We examine the economic aspects of life in three refugee camps in Rwanda taking into account the economic setting in the locality of each camp. We find that inside the refugee camps vibrant economies emerge that reflect the surrounding economies. In addition, we find that in kind aid is often sold at prices far below the market price and that refugees receiving aid in cash look more and more like the local host-country population in terms of consumption and welfare.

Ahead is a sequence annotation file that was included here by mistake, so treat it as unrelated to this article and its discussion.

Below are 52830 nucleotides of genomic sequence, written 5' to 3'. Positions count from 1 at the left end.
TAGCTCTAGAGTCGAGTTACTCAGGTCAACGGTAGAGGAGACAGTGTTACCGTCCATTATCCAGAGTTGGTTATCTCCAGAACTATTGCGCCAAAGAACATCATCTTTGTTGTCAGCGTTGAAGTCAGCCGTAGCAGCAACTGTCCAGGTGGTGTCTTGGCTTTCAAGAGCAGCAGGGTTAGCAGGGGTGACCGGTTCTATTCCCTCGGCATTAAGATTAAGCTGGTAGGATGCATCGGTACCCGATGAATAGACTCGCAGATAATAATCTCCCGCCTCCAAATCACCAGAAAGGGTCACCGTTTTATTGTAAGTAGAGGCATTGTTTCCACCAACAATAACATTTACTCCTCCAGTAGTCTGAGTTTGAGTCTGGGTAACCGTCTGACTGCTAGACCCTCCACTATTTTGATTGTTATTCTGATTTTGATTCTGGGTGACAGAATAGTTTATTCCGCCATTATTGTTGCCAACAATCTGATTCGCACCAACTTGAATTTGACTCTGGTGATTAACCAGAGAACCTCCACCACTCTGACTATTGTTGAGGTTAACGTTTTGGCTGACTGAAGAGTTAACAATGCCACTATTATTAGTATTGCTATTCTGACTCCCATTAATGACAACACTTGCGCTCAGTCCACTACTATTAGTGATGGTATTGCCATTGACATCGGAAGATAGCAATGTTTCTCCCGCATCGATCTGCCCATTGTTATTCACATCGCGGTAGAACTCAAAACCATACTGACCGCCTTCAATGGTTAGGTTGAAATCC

Ph.D. student in Agricultural and Resource Economics, UC Davis
Mohamad Alloush's main fields of specialization are development economics and applied econometrics. His additional minor fields are public and labor economics. Prior to joining the Ph.D. program, he attained his Master of Public Policy from Georgetown University in 2010, before becoming a researcher in the Labor and Social Protection Unit at the World Bank.